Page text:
Normal Leaf drop


Usually, older leaves throughout the plant turn yellow to straw colored, then drop. The plants may look as if in decline but will fill up with new green leaves as new growth continues.  The change in coloration is always the clue!


A gradual color change progression is normal in natural leaf shedding


Several common landscape trees and shrubs have physical or physiological traits that resemble a disorder but in fact they are fine ! Leaf shedding (senescence) and leaf retention (marcescens) many times cause confusion because we don’t see them as common or they are seemingly out of season. 




Natural leaf shedding is often mistaken for a disorder in evergreens. Depending on the species, evergreen leaves live for one to several years, shed at different seasons, and shed influenced by environmental factors. Arborvitae in spring and summer. Magnolia usually in summer, and Pines and Cedars in fall.


Arborvitae drop their older leaves in Spring and Summer


Pines drop their needles in the fall




Fall leaf retention in deciduous trees is normal only for some oak species and occasionally beech. These are considered evolutionary adaptations that actually benefit the trees. Take a look under an oak tree covered in retained leaves – what you see is lots of bird poop on the ground – fertilizer!  Birds tend to congregate in Oak trees that have densely retained their leaves.  

There are also botanists that believe the leaf retention is to deter browsing animals to eat small twigs and branches if these are covered in dead leaves. Some think the retention is due to poor soil conditions.  I myself like the bird poop theory !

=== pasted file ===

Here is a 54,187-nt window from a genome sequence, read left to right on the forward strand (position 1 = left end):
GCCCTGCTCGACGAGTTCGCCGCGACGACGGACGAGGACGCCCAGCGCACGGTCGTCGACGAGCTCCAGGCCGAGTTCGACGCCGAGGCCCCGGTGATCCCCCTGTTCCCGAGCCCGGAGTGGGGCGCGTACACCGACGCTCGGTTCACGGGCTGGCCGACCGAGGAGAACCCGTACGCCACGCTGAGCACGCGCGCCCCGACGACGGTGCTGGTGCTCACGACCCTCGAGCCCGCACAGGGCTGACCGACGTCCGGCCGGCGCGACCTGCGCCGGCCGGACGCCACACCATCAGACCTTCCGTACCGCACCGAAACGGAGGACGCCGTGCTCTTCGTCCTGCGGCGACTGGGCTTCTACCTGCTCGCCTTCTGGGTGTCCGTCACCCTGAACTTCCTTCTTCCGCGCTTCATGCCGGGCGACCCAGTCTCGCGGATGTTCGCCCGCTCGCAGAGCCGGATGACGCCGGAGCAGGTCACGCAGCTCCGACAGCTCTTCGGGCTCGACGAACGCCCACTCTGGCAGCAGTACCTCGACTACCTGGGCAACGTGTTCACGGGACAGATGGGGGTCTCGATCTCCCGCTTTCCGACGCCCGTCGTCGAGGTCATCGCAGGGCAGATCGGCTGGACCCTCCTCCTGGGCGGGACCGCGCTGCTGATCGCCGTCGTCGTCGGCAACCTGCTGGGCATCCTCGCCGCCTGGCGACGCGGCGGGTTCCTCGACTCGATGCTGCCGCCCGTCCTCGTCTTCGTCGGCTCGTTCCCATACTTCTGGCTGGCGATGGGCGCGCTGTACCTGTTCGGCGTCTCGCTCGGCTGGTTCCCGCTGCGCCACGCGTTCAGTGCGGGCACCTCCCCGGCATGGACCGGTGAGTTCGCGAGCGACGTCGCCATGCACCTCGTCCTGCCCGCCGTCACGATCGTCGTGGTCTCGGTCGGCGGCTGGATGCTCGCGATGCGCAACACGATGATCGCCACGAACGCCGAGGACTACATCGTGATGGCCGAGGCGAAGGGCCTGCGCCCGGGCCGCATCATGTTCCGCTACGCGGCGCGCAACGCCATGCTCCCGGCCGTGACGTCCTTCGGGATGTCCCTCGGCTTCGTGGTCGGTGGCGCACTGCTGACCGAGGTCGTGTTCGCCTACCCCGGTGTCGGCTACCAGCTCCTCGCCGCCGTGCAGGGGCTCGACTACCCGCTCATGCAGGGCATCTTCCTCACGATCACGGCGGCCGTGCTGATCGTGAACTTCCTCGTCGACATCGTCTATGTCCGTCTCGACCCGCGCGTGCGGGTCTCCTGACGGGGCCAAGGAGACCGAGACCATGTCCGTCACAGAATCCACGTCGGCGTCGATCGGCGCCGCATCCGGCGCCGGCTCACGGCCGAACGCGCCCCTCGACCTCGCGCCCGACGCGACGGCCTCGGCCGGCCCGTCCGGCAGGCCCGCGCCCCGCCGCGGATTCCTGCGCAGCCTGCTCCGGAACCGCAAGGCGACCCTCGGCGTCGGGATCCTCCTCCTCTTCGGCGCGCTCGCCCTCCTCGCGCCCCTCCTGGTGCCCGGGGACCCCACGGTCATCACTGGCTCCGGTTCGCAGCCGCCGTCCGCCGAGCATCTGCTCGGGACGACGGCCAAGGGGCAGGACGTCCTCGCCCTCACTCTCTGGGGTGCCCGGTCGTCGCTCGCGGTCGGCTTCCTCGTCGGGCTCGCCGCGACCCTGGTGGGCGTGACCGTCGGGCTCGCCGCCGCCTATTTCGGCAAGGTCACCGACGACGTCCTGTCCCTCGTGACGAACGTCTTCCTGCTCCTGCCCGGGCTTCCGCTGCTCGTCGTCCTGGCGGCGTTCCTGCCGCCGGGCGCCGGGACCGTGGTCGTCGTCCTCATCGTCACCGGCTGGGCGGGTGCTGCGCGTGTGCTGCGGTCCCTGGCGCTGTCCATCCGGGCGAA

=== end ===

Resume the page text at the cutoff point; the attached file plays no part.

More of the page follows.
Beech tree will many times retain its foliage


Abiotic Disorder 


Marcescens on any other species is considered an abiotic disorder (abnormal) and is usually water deficient related.  Sometimes also caused by sudden freezes or a disease that suddenly kills off a branch.  


Taxus suffering from fungal root rot looses the ability to uptake water and dries out!


An extreme and quick water loss (it dried out!) will cause the same look on any tree or shrub during the growing season. In essence, the leaf died and got stuck on the branch before the natural process of leaf dropping occurred.  The natural process of leaf dropping never had a chance to start !


Late spring freeze damage new growth which remains stuck on the branch



If your leaves are dropping out of season – Call Plant Specialists TODAY !

Our Plant Health Care Team can check them out for you !

Don’t delay – the sooner the better !





Article written by our Staff Horticulturist, Peter B Morris, BSc, MSc, MBA

All photographs used with permission @SHUTTERSTOCK